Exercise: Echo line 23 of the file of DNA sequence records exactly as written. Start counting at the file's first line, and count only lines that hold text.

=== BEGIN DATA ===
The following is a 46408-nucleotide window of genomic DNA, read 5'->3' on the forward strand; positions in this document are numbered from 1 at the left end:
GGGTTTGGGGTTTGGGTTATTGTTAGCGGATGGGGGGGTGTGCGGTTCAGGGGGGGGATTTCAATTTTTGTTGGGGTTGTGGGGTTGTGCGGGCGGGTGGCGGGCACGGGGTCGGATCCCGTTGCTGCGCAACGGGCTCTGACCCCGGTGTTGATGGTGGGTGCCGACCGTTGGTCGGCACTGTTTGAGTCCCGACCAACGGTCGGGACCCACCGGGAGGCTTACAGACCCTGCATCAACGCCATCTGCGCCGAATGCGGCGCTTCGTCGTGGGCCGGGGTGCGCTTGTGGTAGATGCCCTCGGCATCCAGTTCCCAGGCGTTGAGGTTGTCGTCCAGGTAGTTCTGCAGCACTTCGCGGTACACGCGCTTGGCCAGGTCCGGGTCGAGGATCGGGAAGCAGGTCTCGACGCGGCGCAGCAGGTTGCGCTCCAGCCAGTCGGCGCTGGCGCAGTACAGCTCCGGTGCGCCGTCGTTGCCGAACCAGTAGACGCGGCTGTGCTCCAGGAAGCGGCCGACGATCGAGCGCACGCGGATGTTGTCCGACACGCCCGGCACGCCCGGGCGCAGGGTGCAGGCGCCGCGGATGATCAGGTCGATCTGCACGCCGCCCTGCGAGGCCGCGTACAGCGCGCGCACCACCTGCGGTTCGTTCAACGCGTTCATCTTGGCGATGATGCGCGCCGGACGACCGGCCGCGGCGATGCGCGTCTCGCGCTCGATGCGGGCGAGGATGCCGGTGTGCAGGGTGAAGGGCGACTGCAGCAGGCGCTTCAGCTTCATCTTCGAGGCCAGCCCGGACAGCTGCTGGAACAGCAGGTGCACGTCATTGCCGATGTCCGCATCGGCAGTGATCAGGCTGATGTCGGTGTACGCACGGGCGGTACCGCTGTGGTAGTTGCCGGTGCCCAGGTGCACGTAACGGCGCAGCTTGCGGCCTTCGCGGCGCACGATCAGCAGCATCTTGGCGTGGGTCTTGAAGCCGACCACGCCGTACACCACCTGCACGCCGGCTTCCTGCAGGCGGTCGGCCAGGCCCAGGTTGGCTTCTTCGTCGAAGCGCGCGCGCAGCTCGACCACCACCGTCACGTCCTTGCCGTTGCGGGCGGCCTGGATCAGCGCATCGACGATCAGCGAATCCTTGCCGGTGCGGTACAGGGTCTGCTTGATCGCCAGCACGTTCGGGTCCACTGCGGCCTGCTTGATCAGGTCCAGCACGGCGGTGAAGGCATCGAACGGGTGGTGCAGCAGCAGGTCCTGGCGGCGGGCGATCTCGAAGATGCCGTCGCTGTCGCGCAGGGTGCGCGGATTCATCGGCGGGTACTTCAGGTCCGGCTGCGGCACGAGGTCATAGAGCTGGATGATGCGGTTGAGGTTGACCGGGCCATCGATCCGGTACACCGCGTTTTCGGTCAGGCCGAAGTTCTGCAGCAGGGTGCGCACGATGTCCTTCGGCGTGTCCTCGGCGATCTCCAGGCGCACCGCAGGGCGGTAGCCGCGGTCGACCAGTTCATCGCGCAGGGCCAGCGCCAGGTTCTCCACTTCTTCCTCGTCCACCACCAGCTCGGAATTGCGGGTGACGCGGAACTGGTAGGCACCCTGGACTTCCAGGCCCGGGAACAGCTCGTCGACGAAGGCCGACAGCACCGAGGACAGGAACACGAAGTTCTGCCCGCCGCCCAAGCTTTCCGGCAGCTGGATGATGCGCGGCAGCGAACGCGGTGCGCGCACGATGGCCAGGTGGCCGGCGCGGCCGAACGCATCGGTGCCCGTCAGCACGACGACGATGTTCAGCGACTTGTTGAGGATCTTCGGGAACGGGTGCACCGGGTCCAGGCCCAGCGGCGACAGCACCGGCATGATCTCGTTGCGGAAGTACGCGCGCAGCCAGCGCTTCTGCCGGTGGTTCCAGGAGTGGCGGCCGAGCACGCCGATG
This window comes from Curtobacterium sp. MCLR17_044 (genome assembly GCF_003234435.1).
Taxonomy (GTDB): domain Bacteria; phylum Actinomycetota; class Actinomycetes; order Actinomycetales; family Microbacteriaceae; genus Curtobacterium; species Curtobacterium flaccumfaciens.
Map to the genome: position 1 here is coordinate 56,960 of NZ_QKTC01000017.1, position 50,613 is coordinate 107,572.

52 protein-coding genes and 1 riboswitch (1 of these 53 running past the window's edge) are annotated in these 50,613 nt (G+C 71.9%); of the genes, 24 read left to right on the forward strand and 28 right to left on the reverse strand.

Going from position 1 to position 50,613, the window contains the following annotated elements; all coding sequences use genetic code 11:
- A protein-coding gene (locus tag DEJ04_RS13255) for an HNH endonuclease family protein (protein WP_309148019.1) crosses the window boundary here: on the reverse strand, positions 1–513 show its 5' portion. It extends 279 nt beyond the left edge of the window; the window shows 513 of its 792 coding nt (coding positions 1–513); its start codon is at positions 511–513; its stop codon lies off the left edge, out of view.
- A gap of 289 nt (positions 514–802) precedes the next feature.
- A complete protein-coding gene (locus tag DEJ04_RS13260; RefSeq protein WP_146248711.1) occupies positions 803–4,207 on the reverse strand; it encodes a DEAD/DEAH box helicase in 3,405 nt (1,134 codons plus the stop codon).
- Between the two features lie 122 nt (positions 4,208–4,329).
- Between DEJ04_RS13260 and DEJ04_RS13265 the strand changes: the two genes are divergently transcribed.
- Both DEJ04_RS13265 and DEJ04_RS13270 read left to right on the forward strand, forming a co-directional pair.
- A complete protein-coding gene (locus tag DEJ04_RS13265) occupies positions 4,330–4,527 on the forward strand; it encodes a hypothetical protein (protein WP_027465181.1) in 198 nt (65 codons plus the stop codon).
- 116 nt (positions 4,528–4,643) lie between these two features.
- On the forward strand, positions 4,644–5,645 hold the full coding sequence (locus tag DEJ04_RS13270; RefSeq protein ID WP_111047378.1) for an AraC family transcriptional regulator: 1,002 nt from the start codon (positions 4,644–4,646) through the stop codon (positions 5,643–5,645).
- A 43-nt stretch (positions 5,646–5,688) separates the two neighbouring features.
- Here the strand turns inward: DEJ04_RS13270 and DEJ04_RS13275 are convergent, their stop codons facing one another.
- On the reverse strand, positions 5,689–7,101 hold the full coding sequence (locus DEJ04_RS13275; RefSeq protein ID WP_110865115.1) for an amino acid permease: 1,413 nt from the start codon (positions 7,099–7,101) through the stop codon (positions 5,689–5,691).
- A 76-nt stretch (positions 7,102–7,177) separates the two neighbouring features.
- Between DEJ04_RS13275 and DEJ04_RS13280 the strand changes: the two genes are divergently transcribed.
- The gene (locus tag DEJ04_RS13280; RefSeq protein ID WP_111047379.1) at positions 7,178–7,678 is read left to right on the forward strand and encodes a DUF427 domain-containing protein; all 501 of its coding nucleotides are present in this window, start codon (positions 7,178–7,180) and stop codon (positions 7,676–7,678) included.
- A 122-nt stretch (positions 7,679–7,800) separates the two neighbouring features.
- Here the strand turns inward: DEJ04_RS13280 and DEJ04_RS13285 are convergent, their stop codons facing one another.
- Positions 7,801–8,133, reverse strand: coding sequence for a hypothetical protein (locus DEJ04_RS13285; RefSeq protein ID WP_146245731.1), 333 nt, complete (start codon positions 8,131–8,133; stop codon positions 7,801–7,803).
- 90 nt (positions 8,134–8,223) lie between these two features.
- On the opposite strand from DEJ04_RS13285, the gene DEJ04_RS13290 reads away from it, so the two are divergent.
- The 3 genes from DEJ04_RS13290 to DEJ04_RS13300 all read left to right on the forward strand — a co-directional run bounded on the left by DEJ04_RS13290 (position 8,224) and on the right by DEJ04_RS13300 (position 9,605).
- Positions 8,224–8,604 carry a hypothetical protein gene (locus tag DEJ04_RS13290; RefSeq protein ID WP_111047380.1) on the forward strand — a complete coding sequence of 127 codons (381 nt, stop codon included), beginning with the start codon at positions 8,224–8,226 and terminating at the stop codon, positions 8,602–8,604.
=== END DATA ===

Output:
- A 122-nt stretch (positions 7,679–7,800) separates the two neighbouring features.